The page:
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NEW ON DVD:

“Best of Warner Bros. 100 Film Collection”: Considering the hefty price tag and random selection of titles (not all of which are even from Warner Brothers), this compendium of movies from 1927-2005 seems like a hard-sell for a marketing department, but would make for an instant classic film library for the buyer. Certified Weird movies Willy Wonka and the Chocolate Factory and A Clockwork Orange headline alongside 22 Best Picture winners and some interesting titles like 2001: A Space Odyssey and Natural Born Killers (!). Buy “Best of Warner Bros. 100 Film Collection”.

White Zombie: Read our capsule review. Kino’s remastered edition of the  horror classic includes two versions of the film–a “raw” version and a “digitally enhanced” version—plus commentary by film historian Frank Thompson and a Lugosi interview. Buy White Zombie.

NEW ON BLU-RAY:

“Best of Warner Bros. 50 Film Collection”: For whatever reason, only half the titles from the DVD collection made it onto the Blu-ray version. Wonka, Clockwork Orange and 2001 all made the cut. Buy “Best of Warner Bros. 50 Film Collection” [Blu-ray].

The Late Mathias Pascal [Feu Mathias Pascal, AKA The Living Dead Man] (1926): A man forges a new life for himself after he is accidentally declared dead; this seldom-seen silent French film reportedly full of dream sequences, camera tricks and expressionist angles. From vintage restorationists Flicker Alley. Buy The Late Mathias Pascal [Blu-ray].

That Obscure Object of DesireLuis Buñuel‘s final film concerns a man’s obsession for a woman (portrayed by two different actresses); the film’s two Academy Award nominations deeply shamed the Surrealist provocateur and possibly caused him to lose the will to go on working. The Criterion Collection DVD is now out of print but Lions Gate brings a good number of extras to this Blu-ray version. Buy That Obscure Object of Desire [Blu-ray].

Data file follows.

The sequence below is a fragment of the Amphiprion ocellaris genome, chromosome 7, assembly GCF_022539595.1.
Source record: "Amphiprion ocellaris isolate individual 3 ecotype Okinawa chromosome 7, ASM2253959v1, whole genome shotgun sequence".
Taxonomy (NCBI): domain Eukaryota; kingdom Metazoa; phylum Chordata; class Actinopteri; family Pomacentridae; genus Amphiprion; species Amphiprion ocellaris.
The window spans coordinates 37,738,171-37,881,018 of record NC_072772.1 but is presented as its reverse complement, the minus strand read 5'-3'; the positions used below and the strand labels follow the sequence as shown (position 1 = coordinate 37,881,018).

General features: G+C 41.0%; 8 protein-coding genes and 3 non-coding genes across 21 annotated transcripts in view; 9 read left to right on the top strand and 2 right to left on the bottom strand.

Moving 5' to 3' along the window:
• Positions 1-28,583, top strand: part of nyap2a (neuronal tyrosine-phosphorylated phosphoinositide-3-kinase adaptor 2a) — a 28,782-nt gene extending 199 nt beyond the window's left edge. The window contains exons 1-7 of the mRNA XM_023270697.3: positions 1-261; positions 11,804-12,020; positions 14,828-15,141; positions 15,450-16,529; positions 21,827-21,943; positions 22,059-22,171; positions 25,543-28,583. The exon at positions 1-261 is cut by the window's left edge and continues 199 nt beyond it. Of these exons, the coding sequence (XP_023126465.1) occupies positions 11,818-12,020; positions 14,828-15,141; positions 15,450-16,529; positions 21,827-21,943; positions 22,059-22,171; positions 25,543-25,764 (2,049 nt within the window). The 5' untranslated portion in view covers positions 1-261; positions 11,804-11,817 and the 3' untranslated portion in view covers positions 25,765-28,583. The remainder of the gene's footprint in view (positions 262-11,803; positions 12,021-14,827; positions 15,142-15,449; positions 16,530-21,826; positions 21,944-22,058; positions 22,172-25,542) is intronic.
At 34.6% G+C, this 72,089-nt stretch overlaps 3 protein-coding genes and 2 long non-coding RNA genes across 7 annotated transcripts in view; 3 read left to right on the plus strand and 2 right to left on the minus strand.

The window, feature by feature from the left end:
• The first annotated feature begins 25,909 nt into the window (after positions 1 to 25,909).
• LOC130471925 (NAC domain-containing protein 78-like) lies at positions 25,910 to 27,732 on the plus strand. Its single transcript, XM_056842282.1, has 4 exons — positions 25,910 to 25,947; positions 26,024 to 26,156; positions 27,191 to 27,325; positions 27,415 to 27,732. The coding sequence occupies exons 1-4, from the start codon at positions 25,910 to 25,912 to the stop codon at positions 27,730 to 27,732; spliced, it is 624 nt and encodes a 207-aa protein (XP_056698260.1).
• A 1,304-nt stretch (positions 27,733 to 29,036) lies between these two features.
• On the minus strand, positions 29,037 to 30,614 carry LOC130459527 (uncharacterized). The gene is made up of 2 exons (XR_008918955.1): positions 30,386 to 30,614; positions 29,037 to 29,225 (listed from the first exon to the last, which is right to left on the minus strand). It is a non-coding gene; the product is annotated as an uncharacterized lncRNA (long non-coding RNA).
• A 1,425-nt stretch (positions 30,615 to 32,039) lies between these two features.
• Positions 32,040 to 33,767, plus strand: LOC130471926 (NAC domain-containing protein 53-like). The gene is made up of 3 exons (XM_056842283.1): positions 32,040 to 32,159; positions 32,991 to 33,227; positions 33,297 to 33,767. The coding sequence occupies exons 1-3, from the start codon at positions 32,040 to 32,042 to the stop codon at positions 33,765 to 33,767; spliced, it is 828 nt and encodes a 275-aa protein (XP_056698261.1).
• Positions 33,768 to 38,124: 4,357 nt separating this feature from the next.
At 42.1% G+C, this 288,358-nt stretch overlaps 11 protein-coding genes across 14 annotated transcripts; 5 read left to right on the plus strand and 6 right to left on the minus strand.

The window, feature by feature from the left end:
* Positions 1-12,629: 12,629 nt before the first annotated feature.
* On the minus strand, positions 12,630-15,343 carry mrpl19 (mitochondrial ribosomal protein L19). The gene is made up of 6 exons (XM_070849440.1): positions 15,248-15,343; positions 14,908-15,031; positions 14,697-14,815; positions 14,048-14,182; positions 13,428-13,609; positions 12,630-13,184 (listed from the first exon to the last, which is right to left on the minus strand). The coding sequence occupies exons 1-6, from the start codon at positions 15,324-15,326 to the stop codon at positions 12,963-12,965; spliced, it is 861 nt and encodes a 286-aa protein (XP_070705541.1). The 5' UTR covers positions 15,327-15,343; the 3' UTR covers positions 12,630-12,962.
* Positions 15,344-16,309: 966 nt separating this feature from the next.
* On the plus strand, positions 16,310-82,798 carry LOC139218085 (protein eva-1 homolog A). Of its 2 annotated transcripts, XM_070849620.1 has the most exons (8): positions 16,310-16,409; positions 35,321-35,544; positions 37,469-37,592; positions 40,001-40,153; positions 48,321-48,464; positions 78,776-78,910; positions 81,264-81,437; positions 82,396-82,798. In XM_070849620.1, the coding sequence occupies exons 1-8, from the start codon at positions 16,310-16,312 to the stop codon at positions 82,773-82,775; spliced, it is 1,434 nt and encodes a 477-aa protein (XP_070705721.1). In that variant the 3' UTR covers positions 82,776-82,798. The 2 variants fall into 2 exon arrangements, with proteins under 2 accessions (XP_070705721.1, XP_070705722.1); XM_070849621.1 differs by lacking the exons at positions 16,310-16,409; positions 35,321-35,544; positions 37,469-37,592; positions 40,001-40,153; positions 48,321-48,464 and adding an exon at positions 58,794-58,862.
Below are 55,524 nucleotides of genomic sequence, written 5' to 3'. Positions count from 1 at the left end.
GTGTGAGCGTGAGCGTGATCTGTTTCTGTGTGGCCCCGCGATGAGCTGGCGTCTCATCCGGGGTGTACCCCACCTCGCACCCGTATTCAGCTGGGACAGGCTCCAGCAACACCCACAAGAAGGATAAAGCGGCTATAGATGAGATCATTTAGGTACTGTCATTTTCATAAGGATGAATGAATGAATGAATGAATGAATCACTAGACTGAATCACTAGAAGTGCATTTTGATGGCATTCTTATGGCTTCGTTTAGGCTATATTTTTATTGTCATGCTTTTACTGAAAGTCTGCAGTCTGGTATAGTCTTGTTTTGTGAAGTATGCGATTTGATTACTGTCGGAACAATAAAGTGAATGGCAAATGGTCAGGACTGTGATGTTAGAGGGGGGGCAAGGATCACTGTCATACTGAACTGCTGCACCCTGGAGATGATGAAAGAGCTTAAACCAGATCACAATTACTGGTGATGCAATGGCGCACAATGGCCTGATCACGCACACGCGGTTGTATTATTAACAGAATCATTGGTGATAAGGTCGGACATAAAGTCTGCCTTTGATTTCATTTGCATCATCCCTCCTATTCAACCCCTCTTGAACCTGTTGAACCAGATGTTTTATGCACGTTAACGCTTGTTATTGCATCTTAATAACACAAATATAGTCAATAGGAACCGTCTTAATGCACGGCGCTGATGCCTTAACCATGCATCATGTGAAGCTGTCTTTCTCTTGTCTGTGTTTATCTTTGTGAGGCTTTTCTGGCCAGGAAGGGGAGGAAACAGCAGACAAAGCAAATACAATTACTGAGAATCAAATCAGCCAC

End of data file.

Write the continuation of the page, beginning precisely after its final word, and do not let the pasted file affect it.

White Zombie: See description in DVD above. Buy White Zombie [Blu-ray].

What are you looking forward to? If you have any weird movie leads that I have overlooked, feel free to leave them in the COMMENTS section.

THE BOOK OF DALLAS (2012)

The Book of Dallas, Season One is a 10 episode web series from KoldCast TV. The series comes from the production team of Joe Atkinson, , and Marx H. Pyle. Atkinson wrote the series in response to a crisis in faith. The directing is divided between the three producers.

Dallas McKay (Benjamin Crockett) is a young Catholic atheist (is there any other kind?). Dallas gets into a theological debate at a bar (something akin to theology on tap). His lack of belief offends the self-proclaimed Christians (surprise), then fate takes the upper hand when speeding vehicle meets Dallas on the street.